We are  continuing   the “Tourism Friendship Highway” indicated in the Tourism Master Plan drafted by the DOT and UNDP in 1991. It is an excellent master plan drawn up under Sec. Narzalina Lim, but has remained unfinished due to the rapid mobility of secretaries  in the department.

The tourism highway begins at O point, the Rizal monument at the Luneta and is supposed to go to the 4 cardinal points. What  do we need in the tourism friendship highway? Basic cleanliness:  according to a DOT survey  the number one complaint of tourists is the lack of  clean rest rooms. So, the DOT  drew up a “Clean Rest Rooms” program and the  day after I announced this, the president of Shell Philippines, Mr. Oscar Reyes,  came  to my office  with a plan for upgrading the restrooms of all Shell stations along the “Tourism Friendship Highway”. Petron followed suit and so did PANTRANCO which pledged to upgrade the restrooms in all their pitstops on the tourism highway leading to Bicol. My sincere thanks to the presidents of these companies for their rapid response and staunch support.

In the framework of domestictourism,we also launched  the “Discover Your Roots” program designed for balikbayans, specifically the younger generations Fil-Americans and other Filipinos of the diaspora who are curious about their origins. There is also a   program for Agri-tourism,  still on the drafting board but which  will most probably include the Department of Agriculture and the Land Bank.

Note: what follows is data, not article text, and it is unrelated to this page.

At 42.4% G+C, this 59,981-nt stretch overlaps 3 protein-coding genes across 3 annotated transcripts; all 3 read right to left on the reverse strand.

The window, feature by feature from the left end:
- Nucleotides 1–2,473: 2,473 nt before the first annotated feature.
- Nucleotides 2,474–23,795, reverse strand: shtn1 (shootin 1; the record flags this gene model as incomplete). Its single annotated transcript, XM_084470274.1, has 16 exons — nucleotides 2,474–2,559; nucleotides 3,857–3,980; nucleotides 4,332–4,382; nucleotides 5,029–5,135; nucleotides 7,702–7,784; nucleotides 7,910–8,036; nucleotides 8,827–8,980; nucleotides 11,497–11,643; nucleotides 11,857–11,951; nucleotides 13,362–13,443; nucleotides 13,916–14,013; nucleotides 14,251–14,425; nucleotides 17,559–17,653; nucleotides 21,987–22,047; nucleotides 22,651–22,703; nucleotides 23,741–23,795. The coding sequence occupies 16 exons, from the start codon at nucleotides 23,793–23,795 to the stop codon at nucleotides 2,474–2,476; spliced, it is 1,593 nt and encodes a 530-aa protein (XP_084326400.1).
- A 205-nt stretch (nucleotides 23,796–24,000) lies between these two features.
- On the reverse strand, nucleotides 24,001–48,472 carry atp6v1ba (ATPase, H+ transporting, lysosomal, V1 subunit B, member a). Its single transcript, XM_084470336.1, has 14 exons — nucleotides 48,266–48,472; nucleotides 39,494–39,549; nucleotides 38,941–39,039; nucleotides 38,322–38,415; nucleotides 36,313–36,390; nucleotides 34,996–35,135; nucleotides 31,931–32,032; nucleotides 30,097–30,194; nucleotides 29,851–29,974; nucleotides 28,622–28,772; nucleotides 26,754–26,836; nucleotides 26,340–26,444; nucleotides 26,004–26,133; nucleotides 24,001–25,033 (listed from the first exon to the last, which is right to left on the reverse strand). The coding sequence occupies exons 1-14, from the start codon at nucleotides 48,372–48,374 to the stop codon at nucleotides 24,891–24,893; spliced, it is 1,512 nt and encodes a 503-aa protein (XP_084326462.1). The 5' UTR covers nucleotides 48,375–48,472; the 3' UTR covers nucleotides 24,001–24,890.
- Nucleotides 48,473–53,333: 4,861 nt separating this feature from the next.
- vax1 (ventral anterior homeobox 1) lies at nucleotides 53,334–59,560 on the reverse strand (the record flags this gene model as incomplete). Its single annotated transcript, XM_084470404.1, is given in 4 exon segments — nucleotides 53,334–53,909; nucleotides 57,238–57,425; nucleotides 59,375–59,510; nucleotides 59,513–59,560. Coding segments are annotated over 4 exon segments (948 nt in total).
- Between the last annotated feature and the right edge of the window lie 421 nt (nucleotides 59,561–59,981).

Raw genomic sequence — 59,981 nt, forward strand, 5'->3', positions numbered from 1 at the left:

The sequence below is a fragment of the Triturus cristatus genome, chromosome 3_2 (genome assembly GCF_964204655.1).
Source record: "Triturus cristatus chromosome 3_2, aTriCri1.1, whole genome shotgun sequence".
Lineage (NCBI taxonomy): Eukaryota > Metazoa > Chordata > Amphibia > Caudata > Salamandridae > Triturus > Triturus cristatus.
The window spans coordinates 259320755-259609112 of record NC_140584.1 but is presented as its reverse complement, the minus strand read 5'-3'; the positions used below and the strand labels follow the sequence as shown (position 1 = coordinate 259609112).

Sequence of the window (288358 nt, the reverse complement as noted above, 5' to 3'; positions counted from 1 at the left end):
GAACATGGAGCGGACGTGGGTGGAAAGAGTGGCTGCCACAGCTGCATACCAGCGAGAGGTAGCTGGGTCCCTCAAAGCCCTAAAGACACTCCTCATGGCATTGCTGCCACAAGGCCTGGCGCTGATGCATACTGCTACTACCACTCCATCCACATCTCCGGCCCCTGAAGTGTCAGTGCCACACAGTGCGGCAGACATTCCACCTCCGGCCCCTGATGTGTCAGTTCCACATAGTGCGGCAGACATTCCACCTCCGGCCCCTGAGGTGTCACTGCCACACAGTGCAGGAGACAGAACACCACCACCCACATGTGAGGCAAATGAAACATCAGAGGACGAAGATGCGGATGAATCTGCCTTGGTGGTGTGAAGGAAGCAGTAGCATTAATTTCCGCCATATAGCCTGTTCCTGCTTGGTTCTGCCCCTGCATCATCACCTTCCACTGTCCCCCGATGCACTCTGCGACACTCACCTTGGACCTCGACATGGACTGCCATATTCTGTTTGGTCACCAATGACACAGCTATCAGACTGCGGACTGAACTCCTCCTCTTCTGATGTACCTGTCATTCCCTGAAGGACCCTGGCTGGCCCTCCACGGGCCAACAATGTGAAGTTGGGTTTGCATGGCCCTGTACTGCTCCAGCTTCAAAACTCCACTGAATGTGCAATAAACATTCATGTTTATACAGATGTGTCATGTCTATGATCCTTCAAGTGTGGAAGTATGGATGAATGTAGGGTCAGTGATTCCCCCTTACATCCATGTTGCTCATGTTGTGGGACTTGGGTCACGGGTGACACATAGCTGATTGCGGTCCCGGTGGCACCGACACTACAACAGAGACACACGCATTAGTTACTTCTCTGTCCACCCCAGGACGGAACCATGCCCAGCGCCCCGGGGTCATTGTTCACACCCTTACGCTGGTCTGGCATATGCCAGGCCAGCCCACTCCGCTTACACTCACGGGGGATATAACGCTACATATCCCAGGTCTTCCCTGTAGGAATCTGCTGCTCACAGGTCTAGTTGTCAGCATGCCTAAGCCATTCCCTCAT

There was a time when we were considered Asia’s pioneer in the tourism industry,those were the years when Mr. lose Aspiras was the of Secretary of Tourism, Sunshine Joe, he was called. The Philippines had less than a million international tourist arrivals. Despite the glamorous road shows to the USA and Europe, despite the flood of collateral materials embellished with seductive smiles of pretty Filipinas, despite millions of pesos spent on fairs and trade extravaganzas, the number of international tourists barely  reached a million. Yet, we felt that all that hype was worth the expense; the Philippines began to have a kind of notoriety and market recall, BUTwe could not bring more than I million arrivals into the country! To this day, when Vietnam already has more than a million tourists, we are still at 2.1 to 2.2 million, which makes us wonder why. Is there something more to tourism than meets the eye?